How the Automotive Industry Will Change Post COVID-19

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In March 2020, the world woke up to the sad news that WHO had declared Covid-19 a global pandemic, bringing most sectors to a standstill. The automotive sector was one of the most affected; production and sales of motor vehicles decreased. The world watched as workers stopped going to car assembly sites, supply of raw materials halted, and executives gave briefs on yearly losses.

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As the world gets back to a new normal thanks to vaccines, industries are slowly bouncing back to how things were pre-Covid-19. However, some aspects have changed completely, and there is no going back. So how will the automotive market change post-Covid-19? Let’s look at how Covid-19 has affected consumers, car dealers, vehicle manufacturers and what the automotive sector will look like moving forward.

Online Transactions

Car dealers have changed how they market and sell their cars. Because of the need to reduce contact to curb the spread of the virus, they started selling online. Instead of selling cars physically, they invested in car stock photo galleries, virtual shows, online product launches, and self-help videos, allowing customers to explore vehicle features remotely. Car buyers have embraced online car shopping and buying and now have vehicles delivered to their doorsteps.

Increased Sales of Used Cars

When Covid-19 hit and authorities imposed a lockdown, most car manufacturers halted manufacturing new vehicles. Furthermore, discontinuation of international travel to mitigate viral spread led to an interruption of the supply chain. This led to a gradual increase of second-hand car sales. Even as the world bounces back to normalcy and car manufacturers get back to work, the demand for used vehicles remains. Consumers are still buying used vehicles because new cars are expensive.

Eco-Friendly Vehicles

Before the Coronavirus rudely interrupted the 2020 plan agreed upon in the Paris Agreement, member countries were working towards a more sustainable transport sector through the rollout of electric vehicles (EVs) and hybrids. The brief lockdown period and less movement changed how everyone–car dealers, car manufacturers, and consumers–view sustainability.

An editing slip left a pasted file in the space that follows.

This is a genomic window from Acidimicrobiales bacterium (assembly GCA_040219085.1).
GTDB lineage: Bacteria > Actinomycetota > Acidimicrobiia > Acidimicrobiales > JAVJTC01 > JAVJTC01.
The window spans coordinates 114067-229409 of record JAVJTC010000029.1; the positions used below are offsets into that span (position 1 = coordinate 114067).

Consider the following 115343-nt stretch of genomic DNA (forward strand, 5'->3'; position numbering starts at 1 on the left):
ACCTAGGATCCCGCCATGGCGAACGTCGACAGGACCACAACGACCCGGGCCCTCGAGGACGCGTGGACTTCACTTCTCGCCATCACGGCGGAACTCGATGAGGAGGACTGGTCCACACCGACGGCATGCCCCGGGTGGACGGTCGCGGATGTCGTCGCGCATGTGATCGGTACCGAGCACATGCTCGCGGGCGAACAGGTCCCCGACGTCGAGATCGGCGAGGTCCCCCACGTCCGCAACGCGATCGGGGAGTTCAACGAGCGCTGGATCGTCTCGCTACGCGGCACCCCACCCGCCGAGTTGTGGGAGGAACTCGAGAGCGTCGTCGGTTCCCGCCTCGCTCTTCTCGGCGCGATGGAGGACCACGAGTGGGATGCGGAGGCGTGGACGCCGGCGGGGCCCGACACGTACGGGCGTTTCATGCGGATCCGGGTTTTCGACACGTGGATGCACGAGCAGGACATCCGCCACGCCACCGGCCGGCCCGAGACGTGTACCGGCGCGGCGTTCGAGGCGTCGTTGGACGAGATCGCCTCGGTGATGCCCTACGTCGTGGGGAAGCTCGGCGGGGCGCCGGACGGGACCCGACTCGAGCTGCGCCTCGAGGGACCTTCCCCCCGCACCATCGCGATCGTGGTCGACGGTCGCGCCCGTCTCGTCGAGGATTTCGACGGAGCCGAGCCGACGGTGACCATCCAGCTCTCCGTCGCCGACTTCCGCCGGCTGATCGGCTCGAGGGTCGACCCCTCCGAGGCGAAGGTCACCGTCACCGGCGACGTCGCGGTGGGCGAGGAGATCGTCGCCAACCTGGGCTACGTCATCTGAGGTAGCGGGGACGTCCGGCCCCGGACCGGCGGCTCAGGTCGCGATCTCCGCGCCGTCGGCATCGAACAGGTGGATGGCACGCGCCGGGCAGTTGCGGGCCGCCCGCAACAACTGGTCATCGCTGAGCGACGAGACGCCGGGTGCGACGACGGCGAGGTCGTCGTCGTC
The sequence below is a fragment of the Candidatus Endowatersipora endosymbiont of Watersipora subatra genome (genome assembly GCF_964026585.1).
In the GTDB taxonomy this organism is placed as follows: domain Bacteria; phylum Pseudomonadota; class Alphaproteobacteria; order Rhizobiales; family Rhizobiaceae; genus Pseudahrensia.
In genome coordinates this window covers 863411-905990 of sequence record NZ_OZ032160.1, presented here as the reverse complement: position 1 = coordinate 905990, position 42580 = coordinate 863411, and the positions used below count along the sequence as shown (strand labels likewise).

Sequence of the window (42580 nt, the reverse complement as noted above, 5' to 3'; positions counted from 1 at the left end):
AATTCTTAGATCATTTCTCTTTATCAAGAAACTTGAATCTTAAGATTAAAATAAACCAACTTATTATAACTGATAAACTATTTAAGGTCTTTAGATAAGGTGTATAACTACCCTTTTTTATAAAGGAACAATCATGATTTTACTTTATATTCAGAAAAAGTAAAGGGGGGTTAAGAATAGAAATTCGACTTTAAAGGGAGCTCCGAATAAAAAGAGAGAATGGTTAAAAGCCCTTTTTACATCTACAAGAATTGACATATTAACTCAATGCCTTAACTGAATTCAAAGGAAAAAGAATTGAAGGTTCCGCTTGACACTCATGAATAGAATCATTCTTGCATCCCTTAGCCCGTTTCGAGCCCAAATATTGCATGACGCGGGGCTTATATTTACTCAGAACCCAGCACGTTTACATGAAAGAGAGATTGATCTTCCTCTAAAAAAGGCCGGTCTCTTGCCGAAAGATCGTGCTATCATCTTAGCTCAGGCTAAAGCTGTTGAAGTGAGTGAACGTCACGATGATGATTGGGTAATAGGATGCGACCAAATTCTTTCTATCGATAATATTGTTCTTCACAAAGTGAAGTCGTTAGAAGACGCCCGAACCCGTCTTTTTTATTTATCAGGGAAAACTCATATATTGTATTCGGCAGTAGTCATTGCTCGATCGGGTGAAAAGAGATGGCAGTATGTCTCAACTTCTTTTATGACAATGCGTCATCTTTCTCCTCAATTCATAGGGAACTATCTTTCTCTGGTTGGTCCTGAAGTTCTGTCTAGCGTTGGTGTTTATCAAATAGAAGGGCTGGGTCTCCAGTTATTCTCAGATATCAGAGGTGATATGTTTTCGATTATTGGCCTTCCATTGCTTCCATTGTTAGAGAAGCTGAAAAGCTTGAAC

Car manufacturers have shifted their production to EVs. For instance, General Motors is making more EVs and will go all-electric by 2035. Others like TATA plan to sell about 50,000 EV cars annually by 2023 and launch middle-class-friendly EVs in the next one and a half years.

More Private Vehicles

Covid-19 is still here with us, but is more manageable than it was in the last two years. Social distancing has become the norm for many people, and more individuals are avoiding public transportation. Although a good number of people are still using trains, buses, and ride-sharing services, most people now see owning a car as a necessity rather than a luxury.

The covid-19 pandemic altered the automotive sector in more ways than one. Car manufacturers and dealerships started selling vehicles online, consumers embraced online shopping, and eco-friendly cars became popular. Consumers also started buying used cars because the pandemic interrupted the supply of raw materials needed to manufacture new cars.

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